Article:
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RE: 2010 Budget ‘Unfit’ For Challenges In Education

Sat, 12 Dec 2009 Source: Kutsienyo, Justice

I have found it imperative to respond to the Press statement under the caption above, as released by the National Union of Ghana Students and copied to the Ghana News Agency on 5th December, 2009 since most of the issues raised in the statement are unmeritorious and fallacious.

In the said statement, NUGS described the economic policy on education under the 2010 budget as over ambitious and questioned government on some of their educational policies and programmes. The statement as signed by the NUGS President found it querulous to rhetorically but sarcastically ask, "Why spend Ghana cedi 17 million a year on free school uniforms when students cannot have access to modern toilets and water supply and what is the point of feeding people when they have no access to water and toilets?" These comments are indeed borne out of sheer ignorance and to that extent, very misleading. As a matter of fact, these are pro-poor programmes expected to reduce the cost of education on parents and to increase primary school enrolment which is incontrovertibly consistent with the strategies adopted by successive governments to ensure that we achieve the directive principles of state on Universal Primary education. The Government of Ghana has tried in various ways to show her commitment towards the achievement of Universal Primary Education (MDG 2) by ensuring that all children of primary school-age enrol and complete by 2015. The government has shown this commitment through policy directives and interventions like the Education Strategy Plan (ESP) for 2003-2015, the Growth Poverty Reduction Strategy, the Free Compulsory Universal Basic Education Programme and the 1992 Constitution of Ghana.

Strategies adopted to operationalise the policies include the introduction of the Capitation Grant (School Fee Abolition), expansion of Early Childhood Development services, promotion of measures to improve Gender Parity in primary schools, and the introduction of Nutrition and School Feeding programmes, and the provision of free school uniforms.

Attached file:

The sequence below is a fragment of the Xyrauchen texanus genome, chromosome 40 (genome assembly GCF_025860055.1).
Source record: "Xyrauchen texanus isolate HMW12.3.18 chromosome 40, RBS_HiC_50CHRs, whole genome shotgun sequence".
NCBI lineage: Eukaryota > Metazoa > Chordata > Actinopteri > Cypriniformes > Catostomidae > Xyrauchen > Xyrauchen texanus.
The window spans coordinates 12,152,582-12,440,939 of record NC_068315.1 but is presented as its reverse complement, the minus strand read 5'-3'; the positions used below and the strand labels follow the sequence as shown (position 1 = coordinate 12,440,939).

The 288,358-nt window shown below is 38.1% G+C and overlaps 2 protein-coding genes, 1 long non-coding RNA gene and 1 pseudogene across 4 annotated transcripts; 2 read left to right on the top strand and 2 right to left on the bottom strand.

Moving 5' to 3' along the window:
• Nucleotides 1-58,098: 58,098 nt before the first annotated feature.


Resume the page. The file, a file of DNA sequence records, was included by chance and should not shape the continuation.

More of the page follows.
It is regrettable to note that, even though this government had shown unprecedented commitment in investing in our future leaders through the implementation of some of these allocations and incentives, NUGS has decided to turn a blind eye and condemn government on various untenable and unsustainable grounds.

It is instructive to note that in less than six months upon the assumption into office by the current government, they have defied all odds to make various and specific interventions in education so as to truly fulfil their campaign promise of investing in people. These tangible activities cannot be downplayed by even the die-hard critics of government.

It must therefore be noted by NUGS that, there had been the 50 per cent increase in the Capitation grant to provide additional services for improving teaching and learning. As a result of that, a total of GH¢23.53million was released as Capitation Grant and for the first time, all Capitation Grant arrears were paid to schools. Government also made available an amount of GH¢4.68 million as the annual subsidy for the conduct of the BECE for 2009.

To put the icing on the cake, Government also provided an amount of GH¢17.2 million for the supply of the free school uniforms exercise books as promised in the NDC Manifesto. Government further supplied textbooks to basic schools as part of efforts to make textbooks available to every pupil.